Motor behavior in prokaryotes is regulated by a phosphorelay network involving a histidine protein kinase, CheA, whose activity is controlled by a family of Type I membrane receptors. In a typical Escherichia coli cell, several thousand receptors are organized together with CheA and an Src homology 3-like protein, CheW, into complexes that tend to be localized at the cell poles. We found that these complexes have at least 6 receptors per CheA. CheW is not required for CheA binding to receptors, but is essential for kinase activation. The kinase activity per mole of bound CheA is proportional to the total bound CheW. Similar results were obtained with the E. coli serine receptor, Tsr, and the Salmonella typhimurium aspartate receptor, Tar. In the case of Tsr, under conditions optimal for kinase activation, the ratio of subunits in complexes is approximately 6 Tsr:4 CheW:1 CheA. Our results indicate that information from numerous receptors is integrated to control the activity of a relatively small number of kinase molecules.
Tau hyperphosphorylation is a central event in the development of Alzheimer's Disease (AD). Protein phosphatase 2A (PP2A) heterotrimer formation is necessary for efficient dephosphorylation of the tau protein. S-Adenosylmethionine-dependent carboxyl methylation is essential for the assembly of PP2A heterotrimers. Epidemiological evidence indicates that elevated plasma homocysteine is an independent risk factor for AD. Homocysteine is a key intermediate in the methyl cycle and elevated plasma homocysteine results in a global decrease in cellular methylation. We propose that the PP2A methylation system is the link relating elevated plasma homocysteine to AD.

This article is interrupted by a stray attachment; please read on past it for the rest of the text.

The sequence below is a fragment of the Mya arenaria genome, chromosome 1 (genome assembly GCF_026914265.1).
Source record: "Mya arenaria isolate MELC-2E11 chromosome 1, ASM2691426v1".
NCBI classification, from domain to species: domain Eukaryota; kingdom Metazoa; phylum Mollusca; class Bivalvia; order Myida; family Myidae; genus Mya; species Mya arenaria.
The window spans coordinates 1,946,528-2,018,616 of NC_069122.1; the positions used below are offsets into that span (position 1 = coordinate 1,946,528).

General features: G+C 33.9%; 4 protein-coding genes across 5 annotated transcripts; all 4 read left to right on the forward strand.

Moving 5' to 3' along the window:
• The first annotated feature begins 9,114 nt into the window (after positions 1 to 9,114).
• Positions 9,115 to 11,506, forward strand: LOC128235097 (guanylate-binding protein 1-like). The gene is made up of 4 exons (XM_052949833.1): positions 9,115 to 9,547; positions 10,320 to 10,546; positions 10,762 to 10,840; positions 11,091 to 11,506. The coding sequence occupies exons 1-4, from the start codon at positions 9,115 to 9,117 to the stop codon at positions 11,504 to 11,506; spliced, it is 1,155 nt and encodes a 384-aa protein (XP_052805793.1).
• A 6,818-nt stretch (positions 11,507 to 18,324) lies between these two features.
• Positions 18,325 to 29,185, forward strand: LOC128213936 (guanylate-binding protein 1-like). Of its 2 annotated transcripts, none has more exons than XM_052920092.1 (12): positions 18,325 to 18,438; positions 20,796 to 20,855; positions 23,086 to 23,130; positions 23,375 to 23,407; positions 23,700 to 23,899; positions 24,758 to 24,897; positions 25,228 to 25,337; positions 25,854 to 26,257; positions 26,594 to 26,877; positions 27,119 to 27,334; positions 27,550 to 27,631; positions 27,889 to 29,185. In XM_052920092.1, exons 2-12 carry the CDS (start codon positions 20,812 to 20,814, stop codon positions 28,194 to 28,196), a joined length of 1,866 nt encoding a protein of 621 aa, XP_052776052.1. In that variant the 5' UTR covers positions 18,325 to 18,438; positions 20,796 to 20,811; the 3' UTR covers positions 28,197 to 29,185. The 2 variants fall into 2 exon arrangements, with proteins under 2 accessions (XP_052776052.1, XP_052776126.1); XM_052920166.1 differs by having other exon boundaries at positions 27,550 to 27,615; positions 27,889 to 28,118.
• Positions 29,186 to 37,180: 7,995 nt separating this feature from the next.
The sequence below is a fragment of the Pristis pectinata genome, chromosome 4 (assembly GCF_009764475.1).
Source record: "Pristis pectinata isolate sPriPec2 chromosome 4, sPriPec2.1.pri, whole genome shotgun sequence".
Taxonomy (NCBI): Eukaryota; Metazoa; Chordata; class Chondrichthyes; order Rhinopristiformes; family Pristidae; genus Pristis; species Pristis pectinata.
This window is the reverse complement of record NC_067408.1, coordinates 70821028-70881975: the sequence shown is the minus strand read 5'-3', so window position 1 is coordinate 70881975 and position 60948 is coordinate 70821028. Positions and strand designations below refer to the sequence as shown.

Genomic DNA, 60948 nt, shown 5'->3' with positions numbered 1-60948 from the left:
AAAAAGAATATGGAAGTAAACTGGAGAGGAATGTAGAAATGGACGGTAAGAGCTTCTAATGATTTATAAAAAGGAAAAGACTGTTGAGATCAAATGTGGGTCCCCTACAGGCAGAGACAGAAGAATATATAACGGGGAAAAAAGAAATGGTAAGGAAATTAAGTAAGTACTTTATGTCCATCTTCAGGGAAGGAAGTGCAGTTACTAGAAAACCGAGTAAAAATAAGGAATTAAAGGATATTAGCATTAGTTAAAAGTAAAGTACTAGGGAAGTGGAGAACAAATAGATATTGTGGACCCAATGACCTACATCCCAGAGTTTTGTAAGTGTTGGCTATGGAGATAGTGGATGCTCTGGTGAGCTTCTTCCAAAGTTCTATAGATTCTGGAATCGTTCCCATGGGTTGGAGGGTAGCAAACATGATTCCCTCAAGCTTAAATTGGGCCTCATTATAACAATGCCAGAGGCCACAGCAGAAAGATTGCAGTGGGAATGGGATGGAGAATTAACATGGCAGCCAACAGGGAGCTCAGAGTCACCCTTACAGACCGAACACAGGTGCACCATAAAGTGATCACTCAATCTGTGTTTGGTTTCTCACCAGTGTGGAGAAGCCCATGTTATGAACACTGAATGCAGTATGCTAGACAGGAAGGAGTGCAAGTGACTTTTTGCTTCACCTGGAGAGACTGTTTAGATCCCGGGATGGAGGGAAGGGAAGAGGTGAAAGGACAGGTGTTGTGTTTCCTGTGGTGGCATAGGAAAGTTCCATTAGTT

Motile prokaryotes employ a chemoreceptor-kinase array to sense changes in the media and properly adjust their swimming behavior. This array is composed of a family of Type I membrane receptors, a histidine protein kinase (CheA), and an Src homology 3-like protein (CheW). Binding of an attractant to the chemoreceptors inhibits CheA, which results in decreased phosphorylation of the chemotaxis response regulator (CheY). Sensitivity of the system to stimuli is modulated by a protein methyltransferase (CheR) and a protein methylesterase (CheB) that catalyze the methylation and demethylation of specific glutamyl residues in the cytoplasmic domain of the receptors. One of the most fundamental unanswered questions concerning the bacterial chemotaxis mechanism is the quantitative relationship between ligand binding to receptors and CheA inhibition. We show that the receptor glutamyl modifications cause adaptation by changing the gain (magnitude amplification) between attractant binding and kinase inhibition without substantially affecting ligand binding affinity. The mechanism adjusts receptor sensitivity to background stimulus intensity over several orders of magnitude of attractant concentrations. The cooperative effects of ligand binding appear to be minimal with Hill coefficients for kinase inhibition less than 2, independent of the state of glutamyl modification.
The organization of transmembrane receptors into higher-order arrays occurs in cells as different as bacteria, lymphocytes and neurons. What are the implications of receptor clustering for short-term and long-term signaling processes that occur in response to ligand binding?